Mark A. Kay, M.D., Ph.D.

    Dennis Farrey Family Professor in Pediatrics, and Professor of Genetics

    Current Research and Scholarly InterestsMark A. Kay, M.D., Ph.D. Director of the Program in Human Gene Therapy and Professor in the Departments of Pediatrics and Genetics. Respected worldwide for his work in gene therapy for hemophilia, Dr. Kay and his laboratory focus on establishing the scientific principles and developing the technologies needed for achieving persistent and therapeutic levels of gene expression in vivo. The major disease models are hemophilia, hepatitis C, and hepatitis B viral infections.

  • Paul A. Khavari, MD, PhD

    Paul A. Khavari, MD, PhD

    Carl J. Herzog Professor in Dermatology in the School of Medicine

    Current Research and Scholarly InterestsWe work in epithelial tissue as a model system to study stem cell biology, cancer and new molecular therapeutics. Epithelia cover external and internal body surfaces and undergo constant self-renewal while responding to diverse environmental stimuli. Epithelial homeostasis precisely balances stem cell-sustained proliferation and differentiation-associated cell death, a balance which is lost in many human diseases, including cancer, 90% of which arise in epithelial tissues.

  • Chaitan Khosla

    Chaitan Khosla

    Wells H. Rauser and Harold M. Petiprin Professor in the School of Engineering and Professor of Chemistry and, by courtesy, of Biochemistry

    Current Research and Scholarly InterestsResearch in this laboratory focuses on problems where deep insights into enzymology and metabolism can be harnessed to improve human health.

    For the past two decades, we have studied and engineered enzymatic assembly lines called polyketide synthases that catalyze the biosynthesis of structurally complex and medicinally fascinating antibiotics in bacteria. An example of such an assembly line is found in the erythromycin biosynthetic pathway. Our current focus is on understanding the structure and mechanism of this polyketide synthase. At the same time, we are developing methods to decode the vast and growing number of orphan polyketide assembly lines in the sequence databases.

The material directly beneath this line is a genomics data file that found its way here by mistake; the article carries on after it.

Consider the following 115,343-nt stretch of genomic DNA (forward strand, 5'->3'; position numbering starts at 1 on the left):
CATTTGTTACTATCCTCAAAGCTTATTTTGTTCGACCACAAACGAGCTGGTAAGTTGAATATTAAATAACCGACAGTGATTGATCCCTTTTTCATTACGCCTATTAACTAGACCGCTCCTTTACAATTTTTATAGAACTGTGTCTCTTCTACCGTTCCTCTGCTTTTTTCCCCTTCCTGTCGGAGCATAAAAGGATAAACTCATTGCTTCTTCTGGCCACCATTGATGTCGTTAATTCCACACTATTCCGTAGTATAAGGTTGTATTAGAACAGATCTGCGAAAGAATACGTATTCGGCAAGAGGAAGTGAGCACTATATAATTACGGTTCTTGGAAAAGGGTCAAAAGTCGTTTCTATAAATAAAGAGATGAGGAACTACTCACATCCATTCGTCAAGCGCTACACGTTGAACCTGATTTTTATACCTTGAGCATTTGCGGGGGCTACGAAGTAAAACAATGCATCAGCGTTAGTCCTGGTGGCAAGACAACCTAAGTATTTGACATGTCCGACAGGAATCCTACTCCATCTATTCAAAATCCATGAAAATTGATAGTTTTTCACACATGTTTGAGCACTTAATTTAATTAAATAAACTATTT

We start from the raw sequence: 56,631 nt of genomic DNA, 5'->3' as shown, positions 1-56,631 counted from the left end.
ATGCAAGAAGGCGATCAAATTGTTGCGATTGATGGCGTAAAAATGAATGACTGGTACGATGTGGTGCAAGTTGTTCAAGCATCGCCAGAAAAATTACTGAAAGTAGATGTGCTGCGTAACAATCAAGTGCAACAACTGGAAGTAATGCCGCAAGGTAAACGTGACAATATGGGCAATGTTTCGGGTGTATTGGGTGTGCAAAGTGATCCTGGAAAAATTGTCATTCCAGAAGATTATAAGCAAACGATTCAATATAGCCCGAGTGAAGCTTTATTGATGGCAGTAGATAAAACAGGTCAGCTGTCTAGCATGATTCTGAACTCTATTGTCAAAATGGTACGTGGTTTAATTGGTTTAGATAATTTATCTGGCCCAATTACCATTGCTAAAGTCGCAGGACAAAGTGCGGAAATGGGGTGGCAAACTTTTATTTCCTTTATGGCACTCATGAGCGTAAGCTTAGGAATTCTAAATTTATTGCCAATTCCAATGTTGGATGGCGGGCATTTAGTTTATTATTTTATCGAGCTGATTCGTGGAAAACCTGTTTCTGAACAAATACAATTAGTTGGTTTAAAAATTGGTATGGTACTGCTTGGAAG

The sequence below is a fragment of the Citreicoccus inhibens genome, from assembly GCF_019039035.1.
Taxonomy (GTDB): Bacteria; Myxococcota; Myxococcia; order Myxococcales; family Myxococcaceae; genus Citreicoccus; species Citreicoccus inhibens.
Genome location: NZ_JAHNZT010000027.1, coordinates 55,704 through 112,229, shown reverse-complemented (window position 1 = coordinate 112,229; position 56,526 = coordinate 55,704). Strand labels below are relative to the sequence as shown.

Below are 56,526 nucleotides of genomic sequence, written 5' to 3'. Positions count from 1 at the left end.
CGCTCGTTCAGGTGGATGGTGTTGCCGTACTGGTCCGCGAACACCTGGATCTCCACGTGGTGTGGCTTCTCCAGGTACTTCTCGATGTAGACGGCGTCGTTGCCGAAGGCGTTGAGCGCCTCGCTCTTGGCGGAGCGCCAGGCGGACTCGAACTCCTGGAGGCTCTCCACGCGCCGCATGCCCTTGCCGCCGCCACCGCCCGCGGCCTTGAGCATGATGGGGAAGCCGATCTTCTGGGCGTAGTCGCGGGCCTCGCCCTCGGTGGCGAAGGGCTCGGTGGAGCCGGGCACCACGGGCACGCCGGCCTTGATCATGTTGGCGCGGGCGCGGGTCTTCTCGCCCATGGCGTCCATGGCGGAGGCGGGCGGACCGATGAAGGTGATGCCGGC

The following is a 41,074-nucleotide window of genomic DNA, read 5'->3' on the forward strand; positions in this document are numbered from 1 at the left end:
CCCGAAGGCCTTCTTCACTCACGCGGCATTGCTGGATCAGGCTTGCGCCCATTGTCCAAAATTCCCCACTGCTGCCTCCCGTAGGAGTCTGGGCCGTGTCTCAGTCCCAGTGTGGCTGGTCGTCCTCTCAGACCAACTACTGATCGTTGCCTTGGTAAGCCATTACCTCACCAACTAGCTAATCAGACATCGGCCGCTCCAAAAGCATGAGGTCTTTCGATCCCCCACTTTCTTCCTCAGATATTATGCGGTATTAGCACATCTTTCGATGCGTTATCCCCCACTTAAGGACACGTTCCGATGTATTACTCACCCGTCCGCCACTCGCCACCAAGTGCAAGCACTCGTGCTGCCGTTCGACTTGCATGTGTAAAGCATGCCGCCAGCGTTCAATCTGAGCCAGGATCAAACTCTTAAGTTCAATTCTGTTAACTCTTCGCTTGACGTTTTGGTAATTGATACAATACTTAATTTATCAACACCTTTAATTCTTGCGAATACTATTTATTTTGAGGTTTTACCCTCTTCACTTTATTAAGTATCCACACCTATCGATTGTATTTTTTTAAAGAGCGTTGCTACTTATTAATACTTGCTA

For more than a decade, we have also investigated the pathogenesis of celiac disease, an autoimmune disorder of the small intestine, with the goal of discovering therapies and related management tools for this widespread but overlooked disease. Ongoing efforts focus on understanding the pivotal role of transglutaminase 2 in triggering the inflammatory response to dietary gluten in the celiac intestine.

    Recently, we initiated a collaborative program involving multiple Stanford laboratories (http://med.stanford.edu/virx.html.html) that is aimed at developing a fundamentally new approach to treating viral infections. As part of this initiative, we are developing an antiviral chemotherapy that modulates pyrimidine metabolism in the host, and also a platform to engineer immuno-modulatory glycolipids for the treatment of influenza.